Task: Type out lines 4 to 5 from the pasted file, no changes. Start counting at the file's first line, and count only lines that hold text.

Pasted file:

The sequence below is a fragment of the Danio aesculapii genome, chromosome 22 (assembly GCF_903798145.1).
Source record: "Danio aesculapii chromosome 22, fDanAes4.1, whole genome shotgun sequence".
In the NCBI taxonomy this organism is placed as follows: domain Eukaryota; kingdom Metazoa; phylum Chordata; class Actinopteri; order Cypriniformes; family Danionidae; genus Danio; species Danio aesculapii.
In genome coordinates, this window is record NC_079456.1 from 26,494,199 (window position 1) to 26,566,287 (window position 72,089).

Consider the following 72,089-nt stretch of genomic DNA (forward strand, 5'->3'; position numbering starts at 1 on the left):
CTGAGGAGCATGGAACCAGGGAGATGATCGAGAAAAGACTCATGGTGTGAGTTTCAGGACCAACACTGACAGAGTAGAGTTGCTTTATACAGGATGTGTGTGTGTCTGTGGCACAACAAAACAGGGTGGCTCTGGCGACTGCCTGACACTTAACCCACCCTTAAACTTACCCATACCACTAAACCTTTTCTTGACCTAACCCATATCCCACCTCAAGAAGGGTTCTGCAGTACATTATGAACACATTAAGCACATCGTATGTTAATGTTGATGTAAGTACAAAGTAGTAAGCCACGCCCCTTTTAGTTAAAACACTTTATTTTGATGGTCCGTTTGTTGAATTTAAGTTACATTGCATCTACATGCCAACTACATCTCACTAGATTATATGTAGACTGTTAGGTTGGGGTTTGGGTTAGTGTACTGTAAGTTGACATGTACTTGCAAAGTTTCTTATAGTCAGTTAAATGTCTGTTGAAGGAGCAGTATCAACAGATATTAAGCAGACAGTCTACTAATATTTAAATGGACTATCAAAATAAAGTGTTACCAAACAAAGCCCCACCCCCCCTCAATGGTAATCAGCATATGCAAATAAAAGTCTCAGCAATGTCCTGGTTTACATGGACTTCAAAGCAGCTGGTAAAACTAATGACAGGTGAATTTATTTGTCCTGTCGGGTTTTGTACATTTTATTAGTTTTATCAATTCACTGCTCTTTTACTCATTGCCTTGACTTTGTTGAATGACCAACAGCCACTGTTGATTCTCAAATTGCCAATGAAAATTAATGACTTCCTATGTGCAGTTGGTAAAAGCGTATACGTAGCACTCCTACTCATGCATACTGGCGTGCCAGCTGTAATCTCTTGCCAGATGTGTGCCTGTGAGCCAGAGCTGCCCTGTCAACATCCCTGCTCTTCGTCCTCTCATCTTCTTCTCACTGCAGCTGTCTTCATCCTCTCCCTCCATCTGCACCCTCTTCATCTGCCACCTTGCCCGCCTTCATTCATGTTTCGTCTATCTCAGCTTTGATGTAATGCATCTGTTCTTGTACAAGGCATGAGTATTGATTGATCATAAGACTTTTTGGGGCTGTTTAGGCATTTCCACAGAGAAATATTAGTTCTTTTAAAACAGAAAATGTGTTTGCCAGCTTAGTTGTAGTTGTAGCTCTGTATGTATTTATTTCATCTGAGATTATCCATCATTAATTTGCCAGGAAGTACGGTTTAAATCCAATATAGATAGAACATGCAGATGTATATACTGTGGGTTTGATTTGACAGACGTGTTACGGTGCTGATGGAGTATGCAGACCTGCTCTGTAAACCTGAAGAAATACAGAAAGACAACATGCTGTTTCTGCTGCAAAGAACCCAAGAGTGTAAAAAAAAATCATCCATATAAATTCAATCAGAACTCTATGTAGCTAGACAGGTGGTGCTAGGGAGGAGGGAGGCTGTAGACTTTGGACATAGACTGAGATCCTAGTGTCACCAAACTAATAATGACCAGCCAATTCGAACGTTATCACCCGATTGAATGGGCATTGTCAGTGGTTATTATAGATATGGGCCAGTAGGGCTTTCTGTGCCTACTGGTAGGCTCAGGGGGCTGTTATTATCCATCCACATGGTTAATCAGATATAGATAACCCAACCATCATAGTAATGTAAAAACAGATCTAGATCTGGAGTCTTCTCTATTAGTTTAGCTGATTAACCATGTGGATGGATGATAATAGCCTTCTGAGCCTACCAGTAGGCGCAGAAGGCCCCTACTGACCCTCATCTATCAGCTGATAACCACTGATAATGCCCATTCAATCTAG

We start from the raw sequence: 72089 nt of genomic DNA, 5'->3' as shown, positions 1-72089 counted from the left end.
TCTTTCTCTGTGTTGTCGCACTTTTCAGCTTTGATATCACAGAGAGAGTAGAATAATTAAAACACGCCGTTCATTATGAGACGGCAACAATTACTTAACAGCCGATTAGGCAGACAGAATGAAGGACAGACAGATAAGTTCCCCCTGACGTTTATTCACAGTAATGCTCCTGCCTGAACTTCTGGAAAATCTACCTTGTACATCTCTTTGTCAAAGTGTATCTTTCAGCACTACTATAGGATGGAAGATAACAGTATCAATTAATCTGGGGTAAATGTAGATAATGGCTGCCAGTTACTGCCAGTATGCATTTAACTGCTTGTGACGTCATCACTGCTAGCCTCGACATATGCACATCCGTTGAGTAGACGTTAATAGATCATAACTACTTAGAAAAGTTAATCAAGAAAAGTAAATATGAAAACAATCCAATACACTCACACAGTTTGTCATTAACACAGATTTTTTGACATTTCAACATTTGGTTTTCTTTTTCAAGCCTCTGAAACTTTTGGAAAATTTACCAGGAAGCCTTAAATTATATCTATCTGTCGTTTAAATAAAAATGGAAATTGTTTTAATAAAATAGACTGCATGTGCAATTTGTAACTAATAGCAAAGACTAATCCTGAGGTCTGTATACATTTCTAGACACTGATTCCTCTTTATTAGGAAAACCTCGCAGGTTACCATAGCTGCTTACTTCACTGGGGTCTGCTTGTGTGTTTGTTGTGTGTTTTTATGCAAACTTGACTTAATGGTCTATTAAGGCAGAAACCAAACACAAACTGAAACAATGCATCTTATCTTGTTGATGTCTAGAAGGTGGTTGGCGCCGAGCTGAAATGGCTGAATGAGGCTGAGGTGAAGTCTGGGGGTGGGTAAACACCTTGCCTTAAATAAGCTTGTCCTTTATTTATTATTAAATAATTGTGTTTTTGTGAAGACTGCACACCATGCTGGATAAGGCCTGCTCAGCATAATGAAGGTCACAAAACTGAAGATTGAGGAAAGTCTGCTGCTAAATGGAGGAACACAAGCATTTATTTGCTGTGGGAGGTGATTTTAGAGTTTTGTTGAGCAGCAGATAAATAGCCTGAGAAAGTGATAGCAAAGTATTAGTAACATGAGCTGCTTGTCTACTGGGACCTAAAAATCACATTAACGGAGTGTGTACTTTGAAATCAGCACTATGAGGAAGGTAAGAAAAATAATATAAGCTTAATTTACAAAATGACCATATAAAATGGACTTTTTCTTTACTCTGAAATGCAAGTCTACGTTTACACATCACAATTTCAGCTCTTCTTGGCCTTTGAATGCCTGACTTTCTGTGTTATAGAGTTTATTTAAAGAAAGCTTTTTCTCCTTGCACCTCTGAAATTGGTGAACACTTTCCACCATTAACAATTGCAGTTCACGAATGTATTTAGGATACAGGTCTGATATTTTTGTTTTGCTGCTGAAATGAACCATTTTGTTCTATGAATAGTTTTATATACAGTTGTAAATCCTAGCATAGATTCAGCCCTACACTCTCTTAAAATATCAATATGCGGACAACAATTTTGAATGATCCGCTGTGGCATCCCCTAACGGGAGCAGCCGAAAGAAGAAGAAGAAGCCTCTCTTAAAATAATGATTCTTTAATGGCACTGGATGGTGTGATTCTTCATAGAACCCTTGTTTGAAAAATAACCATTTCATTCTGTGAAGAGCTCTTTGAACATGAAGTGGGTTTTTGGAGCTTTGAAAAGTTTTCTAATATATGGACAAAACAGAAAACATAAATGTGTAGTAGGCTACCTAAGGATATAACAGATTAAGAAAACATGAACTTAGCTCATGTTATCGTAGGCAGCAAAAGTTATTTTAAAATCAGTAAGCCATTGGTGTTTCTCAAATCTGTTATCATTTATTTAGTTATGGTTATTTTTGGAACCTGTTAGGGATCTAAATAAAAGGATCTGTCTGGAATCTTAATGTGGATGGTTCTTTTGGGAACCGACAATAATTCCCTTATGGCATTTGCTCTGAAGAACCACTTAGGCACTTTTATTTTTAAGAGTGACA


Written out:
In genome coordinates, this window is record NC_079456.1 from 26,494,199 (window position 1) to 26,566,287 (window position 72,089).

Consider the following 72,089-nt stretch of genomic DNA (forward strand, 5'->3'; position numbering starts at 1 on the left):